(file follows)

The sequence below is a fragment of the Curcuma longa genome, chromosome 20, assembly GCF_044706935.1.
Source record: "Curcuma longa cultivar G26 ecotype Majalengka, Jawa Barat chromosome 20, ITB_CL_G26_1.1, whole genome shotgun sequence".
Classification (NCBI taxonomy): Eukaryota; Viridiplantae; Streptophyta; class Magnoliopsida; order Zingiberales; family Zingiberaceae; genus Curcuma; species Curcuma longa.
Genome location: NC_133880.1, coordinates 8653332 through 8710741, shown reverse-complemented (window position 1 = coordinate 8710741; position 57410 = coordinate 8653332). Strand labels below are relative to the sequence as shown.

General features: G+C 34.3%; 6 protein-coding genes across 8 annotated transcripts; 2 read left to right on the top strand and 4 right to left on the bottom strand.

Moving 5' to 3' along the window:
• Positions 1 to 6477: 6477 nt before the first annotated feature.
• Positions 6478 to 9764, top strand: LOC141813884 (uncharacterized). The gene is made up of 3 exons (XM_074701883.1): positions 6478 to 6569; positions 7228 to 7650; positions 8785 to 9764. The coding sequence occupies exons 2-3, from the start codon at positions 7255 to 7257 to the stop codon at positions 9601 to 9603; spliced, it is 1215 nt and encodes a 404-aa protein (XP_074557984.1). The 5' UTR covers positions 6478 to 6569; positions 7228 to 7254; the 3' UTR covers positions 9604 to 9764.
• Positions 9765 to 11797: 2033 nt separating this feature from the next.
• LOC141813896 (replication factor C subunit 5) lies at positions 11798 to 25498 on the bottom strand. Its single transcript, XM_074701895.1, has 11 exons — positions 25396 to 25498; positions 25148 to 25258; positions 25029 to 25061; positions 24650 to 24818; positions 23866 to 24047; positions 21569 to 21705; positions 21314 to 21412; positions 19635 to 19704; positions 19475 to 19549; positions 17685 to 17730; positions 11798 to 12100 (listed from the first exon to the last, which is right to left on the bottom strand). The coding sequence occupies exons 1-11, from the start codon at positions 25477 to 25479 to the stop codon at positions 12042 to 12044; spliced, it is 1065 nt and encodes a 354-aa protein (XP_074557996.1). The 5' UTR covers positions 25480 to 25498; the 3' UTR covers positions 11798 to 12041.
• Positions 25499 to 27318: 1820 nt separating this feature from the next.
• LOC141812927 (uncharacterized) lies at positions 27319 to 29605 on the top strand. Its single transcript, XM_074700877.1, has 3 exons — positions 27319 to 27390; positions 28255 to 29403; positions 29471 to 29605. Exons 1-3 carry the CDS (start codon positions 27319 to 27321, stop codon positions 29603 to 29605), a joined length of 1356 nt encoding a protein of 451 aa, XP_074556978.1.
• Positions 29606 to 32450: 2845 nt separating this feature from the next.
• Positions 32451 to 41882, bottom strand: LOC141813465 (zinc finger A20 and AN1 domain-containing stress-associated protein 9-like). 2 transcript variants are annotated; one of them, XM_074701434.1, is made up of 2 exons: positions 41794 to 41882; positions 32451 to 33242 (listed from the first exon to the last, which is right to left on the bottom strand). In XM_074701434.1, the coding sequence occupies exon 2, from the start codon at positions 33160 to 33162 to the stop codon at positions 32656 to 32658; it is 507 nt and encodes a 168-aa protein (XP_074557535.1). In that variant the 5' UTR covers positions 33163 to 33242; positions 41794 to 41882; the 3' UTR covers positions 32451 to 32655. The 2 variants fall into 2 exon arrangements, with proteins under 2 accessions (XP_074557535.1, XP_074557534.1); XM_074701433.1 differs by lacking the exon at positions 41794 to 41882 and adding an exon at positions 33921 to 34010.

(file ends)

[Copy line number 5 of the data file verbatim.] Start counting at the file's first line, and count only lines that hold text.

General features: G+C 34.3%; 6 protein-coding genes across 8 annotated transcripts; 2 read left to right on the top strand and 4 right to left on the bottom strand.